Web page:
To your points, if you listen to Robinson for five minutes, you will know that she explicitly rejects the “God of the gaps” theory. She has harsh words for it in her most recent book of essays. Her point is that science provides a literal, physical description of the universe, while religion is after a more abstract explanation of what it all means and what we should do with it.

    Robinson is not a Cartesian dualist. She rejects the distinction between the material and spiritual, and does not believe that a physical description precludes a spiritual explanation. She uses what I thought was a telling anecdote: In ancient Rome, a sculptor would build a statue, and then would immediately swear up and down that the gods had built the statue. He obviously knew he had built it, but the story of the gods building it would become part of Rome’s religious mythology for generations to come. One explanation would be that the sculptor was insane. But perhaps a more likely one is that this mythology was never designed to provide a literal, physical description of anything. They knew what the physical description was (the sculptor built it) but didn’t think it was particularly important. They were after something else, something deeper.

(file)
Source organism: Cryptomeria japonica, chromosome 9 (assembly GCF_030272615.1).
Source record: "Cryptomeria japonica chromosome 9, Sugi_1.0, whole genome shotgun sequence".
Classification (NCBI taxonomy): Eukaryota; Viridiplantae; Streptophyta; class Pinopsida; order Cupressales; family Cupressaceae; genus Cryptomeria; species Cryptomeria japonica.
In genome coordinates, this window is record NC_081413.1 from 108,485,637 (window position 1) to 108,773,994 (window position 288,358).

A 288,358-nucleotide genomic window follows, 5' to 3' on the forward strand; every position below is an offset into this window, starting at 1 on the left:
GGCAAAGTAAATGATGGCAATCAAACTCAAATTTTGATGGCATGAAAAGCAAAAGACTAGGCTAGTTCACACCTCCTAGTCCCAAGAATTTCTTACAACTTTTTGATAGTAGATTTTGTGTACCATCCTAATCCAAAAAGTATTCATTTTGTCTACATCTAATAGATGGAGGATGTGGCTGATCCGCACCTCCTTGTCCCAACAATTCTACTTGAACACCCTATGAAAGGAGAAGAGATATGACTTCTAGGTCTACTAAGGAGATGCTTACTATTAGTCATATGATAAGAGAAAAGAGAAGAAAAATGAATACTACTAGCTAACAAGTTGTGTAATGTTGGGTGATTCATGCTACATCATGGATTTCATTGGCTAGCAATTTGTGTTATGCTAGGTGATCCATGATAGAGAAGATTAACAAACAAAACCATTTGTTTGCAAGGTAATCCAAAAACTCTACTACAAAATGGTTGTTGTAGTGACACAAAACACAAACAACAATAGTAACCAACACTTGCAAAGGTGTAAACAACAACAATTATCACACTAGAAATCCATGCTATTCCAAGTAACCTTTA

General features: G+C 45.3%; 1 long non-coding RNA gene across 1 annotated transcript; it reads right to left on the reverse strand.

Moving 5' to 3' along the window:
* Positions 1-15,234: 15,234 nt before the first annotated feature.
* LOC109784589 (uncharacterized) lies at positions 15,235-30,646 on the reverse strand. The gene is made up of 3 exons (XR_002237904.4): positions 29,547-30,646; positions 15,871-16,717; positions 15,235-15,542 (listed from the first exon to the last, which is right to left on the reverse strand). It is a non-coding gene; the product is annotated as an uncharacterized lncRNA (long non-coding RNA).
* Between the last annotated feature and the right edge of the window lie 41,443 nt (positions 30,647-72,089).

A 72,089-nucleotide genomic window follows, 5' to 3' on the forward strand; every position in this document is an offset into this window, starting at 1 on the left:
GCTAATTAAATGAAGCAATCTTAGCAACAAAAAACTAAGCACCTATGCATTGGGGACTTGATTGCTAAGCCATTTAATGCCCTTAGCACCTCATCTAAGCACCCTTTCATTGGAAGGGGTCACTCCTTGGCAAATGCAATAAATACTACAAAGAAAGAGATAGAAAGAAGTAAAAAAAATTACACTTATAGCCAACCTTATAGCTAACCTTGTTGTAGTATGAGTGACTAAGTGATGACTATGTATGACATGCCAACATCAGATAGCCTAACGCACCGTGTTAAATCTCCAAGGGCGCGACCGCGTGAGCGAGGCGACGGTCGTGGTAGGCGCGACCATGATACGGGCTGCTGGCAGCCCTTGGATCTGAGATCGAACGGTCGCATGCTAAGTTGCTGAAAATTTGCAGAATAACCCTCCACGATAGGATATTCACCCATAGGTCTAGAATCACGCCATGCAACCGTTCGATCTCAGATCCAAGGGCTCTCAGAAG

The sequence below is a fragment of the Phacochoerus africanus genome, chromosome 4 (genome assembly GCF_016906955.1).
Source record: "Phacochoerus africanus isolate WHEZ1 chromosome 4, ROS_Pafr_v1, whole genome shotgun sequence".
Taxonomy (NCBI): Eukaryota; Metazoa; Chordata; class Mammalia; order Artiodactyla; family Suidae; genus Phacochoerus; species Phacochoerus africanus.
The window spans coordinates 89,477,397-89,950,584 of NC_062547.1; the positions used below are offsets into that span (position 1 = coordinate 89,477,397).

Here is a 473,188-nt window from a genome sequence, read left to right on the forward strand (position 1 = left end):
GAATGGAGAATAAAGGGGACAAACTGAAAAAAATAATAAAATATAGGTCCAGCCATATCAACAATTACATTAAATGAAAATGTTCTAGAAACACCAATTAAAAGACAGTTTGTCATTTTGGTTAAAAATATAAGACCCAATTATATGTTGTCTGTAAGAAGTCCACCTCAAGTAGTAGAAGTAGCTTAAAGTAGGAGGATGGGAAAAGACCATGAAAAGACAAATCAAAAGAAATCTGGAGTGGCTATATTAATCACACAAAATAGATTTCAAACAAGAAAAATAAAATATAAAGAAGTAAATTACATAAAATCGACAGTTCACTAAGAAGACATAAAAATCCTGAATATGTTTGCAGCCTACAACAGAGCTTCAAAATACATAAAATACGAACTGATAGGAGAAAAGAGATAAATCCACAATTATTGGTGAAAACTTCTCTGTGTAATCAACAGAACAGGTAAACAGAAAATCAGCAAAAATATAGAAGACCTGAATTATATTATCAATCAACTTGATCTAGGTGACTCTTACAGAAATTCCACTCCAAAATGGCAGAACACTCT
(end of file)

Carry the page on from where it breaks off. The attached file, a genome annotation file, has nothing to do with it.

Robinson believes that the word “soul” is essentially a synonym for the more scientific word “consciousness.” We can step outside of ourselves and analyze our thoughts and actions. It’s a course a lot more complicated than this, which is why she phrases it so much better. And yes, if you are conscious, you do have a metaphorical “companion inside of you that you answer to.”

    I think you just misinterpreted that last paragraph from Robinson. She is just observing, in a throwaway manner, that it is peculiar how we can apply words like “truth” to fiction. She is not saying we shouldn’t do so. In fact, I think much of her writing on this subject is aimed at illuminating the difference between facts and truth, and between knowledge and wisdom.

    I don’t understand why New Atheists always insist that everyone write and reason exactly the way they do. There is more than one way to skin a cat, and more than one way to think about the relationship between science and religion. It seems to me that you are basically rejecting any abstract pursuit, which would include not just religion but art, philosophy, music, and so on. The conceit behind these cultural institutions is that, sometimes, the best way to get to the truth is by making stuff up.